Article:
Epigenetic study explains differences in response to breast cancer treatment
Researchers discover how epigenetics influences response to breast cancer treatment.
The scientists note the importance of the study. They looked at estrogen positive and estrogen negative breast cancer types, finding distinctly different DNA methylation profiles in the subgroups of breast cancer, both of which are epigenetically controlled.
The study investigators, from the European Society of Medical Oncology, explain methylation is a chemical modification that takes place within DNA. Epigenetics is the term used to describe those modifications.
Dr Sarah Dedeurwaerder, from Université Libre de Bruxelles, in Brussels, explained the findings at the IMPAKT Breast Cancer Conference.
Dr Dedeurwaerder said. “Indeed, several patients displaying the same known sub-type of breast cancer can respond differently to a given drug. An epigenetic difference between the tumors of these patients might explain the difference observed in terms of treatment response. Therefore, DNA methylation profiling could help to refine the current breast cancer classification and thus might help to stratify patients within a particular sub-type both in terms of prognosis and prediction to treatment response.”
DNA methylation differs in same breast cancer types
For the study, the researchers first looked at the type of breast cancer, sorting tumors as estrogen positive or negative. Next they looked at DNA methylation profiles, finding a “reverse correlation between methylation and expression status of the majority of these genes”, explained Dedeurwaerder.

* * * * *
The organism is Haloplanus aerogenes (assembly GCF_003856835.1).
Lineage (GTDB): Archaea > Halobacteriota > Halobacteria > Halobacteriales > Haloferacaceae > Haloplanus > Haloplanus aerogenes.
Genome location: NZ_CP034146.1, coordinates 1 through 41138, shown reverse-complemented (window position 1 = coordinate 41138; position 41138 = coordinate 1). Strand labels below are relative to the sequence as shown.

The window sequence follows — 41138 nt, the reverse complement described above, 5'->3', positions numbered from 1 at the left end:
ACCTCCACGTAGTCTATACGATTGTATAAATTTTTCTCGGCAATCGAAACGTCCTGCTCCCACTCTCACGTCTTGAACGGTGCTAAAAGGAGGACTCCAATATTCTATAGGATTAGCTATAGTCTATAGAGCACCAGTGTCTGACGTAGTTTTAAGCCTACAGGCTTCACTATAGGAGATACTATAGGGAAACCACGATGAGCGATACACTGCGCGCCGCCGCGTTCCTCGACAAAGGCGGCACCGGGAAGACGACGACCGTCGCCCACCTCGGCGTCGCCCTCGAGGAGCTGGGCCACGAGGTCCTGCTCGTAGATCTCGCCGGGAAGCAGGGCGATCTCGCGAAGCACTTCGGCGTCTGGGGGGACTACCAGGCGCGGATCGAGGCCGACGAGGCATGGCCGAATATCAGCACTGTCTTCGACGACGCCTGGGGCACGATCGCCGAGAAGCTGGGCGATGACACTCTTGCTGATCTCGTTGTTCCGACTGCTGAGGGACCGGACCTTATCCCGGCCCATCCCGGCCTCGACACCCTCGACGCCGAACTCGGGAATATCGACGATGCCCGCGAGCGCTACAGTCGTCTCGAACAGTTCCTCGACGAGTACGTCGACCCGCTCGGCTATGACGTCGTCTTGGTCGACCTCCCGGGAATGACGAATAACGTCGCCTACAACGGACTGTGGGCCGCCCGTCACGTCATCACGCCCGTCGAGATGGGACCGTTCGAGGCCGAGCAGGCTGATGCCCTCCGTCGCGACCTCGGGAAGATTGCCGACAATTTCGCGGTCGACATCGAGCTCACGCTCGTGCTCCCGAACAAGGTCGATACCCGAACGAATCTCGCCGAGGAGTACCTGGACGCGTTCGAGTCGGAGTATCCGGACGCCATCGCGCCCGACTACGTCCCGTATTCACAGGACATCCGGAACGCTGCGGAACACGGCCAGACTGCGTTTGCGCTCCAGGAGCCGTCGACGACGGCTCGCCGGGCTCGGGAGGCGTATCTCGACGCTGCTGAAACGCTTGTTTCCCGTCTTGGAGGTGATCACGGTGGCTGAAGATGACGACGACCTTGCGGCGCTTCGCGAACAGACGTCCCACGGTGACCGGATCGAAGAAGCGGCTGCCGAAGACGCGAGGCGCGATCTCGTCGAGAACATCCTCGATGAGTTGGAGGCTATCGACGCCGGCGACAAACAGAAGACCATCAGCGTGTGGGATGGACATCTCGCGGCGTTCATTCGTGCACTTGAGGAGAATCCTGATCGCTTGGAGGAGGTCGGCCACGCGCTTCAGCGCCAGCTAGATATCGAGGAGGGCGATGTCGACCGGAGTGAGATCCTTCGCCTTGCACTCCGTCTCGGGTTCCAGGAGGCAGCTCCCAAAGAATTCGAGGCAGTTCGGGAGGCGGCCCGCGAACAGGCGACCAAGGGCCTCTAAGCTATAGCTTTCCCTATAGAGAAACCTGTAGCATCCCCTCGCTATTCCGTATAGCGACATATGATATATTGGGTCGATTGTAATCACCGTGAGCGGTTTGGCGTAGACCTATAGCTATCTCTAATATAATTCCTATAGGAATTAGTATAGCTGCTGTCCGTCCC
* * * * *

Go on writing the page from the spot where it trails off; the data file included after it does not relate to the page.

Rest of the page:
The findings could improve breast cancer treatment. Dedeurwaerder says DNA methylation markers can be profiled from analysis of body fluids, helping diagnose breast cancer sooner. She also says understanding which markers are present can predict breast cancer treatment response and outcomes.
“Lastly, an epigenetic therapy of cancer, alone or in combination with conventional therapies, is conceivable. Indeed, several drugs have been developed and several clinical trials have already shown promising results, in particular for leukemia.”
The finding explains differences breast cancer outcomes among women receiving the same treatment and lays the groundwork for personalizing care of women with the disease.
The study is the largest analysis of epigenetic breast cancer changes. In the study, the researchers looked at 400 genes to find very different methylation profiles in women with the same type of breast cancer.
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